Whats Wrong With Involuntary Euthanasia Essay, Research Paper
A massive push is now underway to ensure that many people with a supposed poor “quality of life” — not only people with disabilities that are congenital, but also with disabilities caused by illness or injury — are “allowed” to die against their will.
This campaign for involuntary euthanasia demonstrates that pro-lifers were correct when we said that euthanasia proponents would never stop at “voluntary” euthanasia.
For many years euthanasia advocates, for public consumption at least, have marched under the banner of “autonomy” and “respect for family decisions.” They pushed for living will laws, and later for durable power of attorney laws, that would enable people to say they didn’t want life-saving treatment or to authorize others to refuse it if the authors should become incompetent. Any opposition to these measures was dismissed as an effort to “impose morality” on the free choice of patients to decide for themselves.
At the same time, euthanasia advocates masked their true intentions by appealing to the sanctity of the family. If a patient had left no word about whether she wanted her life preserved, they argued, the decision should be made exclusively by her nearest and dearest — her family. They inveighed against any governmental “interference” through the courts or even those agencies established to protect the rights of vulnerable people.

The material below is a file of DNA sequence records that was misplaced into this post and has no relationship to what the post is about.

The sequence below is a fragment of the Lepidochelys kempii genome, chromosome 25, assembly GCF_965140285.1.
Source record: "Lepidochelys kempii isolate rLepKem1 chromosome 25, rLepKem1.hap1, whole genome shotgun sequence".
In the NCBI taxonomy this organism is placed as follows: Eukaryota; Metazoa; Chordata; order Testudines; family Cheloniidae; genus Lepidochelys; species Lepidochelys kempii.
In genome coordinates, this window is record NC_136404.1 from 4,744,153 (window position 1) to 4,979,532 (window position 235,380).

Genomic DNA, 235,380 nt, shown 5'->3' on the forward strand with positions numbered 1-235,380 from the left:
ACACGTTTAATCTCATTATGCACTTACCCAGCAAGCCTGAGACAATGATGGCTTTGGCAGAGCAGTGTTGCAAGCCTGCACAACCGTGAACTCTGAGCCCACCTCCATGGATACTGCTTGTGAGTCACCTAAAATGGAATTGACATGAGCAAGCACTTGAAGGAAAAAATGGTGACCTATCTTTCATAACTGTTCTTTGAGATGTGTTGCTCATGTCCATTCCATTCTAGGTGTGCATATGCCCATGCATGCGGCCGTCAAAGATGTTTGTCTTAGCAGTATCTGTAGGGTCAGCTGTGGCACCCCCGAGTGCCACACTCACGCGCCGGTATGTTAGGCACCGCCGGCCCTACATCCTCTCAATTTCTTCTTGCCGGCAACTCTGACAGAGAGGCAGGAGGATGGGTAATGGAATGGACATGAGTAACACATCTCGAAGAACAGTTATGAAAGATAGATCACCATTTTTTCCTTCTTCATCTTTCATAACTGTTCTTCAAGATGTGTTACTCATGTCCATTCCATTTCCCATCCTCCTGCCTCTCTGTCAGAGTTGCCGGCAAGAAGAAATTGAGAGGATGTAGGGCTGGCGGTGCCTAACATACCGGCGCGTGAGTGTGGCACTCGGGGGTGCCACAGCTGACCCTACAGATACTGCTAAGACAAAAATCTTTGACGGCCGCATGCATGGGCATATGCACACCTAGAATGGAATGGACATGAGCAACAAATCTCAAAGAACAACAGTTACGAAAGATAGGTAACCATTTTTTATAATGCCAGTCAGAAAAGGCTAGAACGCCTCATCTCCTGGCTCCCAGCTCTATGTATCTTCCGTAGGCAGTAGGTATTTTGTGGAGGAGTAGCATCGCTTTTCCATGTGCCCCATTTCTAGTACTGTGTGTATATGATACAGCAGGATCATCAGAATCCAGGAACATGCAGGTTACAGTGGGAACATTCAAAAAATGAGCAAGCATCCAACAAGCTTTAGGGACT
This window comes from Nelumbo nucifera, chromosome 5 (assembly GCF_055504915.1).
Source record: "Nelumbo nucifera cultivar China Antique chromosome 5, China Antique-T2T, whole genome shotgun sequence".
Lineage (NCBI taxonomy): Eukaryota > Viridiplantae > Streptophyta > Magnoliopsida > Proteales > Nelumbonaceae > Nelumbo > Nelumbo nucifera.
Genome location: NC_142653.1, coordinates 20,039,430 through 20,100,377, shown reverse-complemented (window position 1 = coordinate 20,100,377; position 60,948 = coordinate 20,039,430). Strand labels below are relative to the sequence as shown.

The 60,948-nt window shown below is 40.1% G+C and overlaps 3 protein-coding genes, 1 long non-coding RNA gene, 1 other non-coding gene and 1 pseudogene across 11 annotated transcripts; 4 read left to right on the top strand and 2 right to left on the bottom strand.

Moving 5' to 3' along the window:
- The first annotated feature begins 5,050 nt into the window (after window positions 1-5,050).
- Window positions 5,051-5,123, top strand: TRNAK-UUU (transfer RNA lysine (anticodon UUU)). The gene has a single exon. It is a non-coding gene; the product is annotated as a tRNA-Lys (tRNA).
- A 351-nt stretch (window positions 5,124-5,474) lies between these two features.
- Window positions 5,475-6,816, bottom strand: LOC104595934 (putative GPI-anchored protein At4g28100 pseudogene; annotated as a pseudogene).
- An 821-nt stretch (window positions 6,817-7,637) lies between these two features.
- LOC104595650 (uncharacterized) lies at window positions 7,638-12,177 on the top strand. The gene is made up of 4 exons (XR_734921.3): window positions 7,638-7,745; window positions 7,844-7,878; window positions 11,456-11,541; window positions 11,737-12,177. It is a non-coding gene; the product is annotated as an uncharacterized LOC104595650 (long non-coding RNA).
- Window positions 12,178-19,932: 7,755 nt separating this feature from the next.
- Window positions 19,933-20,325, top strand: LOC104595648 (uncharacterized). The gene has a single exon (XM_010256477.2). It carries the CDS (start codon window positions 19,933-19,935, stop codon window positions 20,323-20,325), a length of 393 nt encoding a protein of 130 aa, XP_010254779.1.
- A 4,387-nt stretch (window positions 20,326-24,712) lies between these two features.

Now, having “succeeded” in achieving widespread legalization and acceptance of both of these positions, euthanasia proponents are dramatically changing their rhetoric.
As the pro-life movement has warned all along, the true motive of many leaders of the euthanasia movement is to eliminate those with a poor “quality of life.” Individual rights, autonomy, and deference to farnilies were all convenient slogans with which they successfully assaulted what twenty-five years ago was the prevailing ethic of respect for all life.
Today, however, the culture has changed, so that the quality of life ethic arguably has become predominant. And in this context, euthanasia advocates are now discarding the principles of individual and family autonomy they once so extolled. For them, there is no room for respect for the autonomy of those who want to live.
We used to hear denounciations of the “paternalism” of doctors who, citing the Hippocratic Oath, expressed reluctance to starve their patients at their family’s request. Now, some of those who used to be most vociferous in attacking physician paternalism argue that patients and families have no right to obtain lifesaving treatment whenever doctors believe the life it will preserve lacks adequate “quality.”
We in the pro-life movement must now educate ourselves to take part in a great debate about whether people who want to live should be allowed to live. What are the facts and the arguments?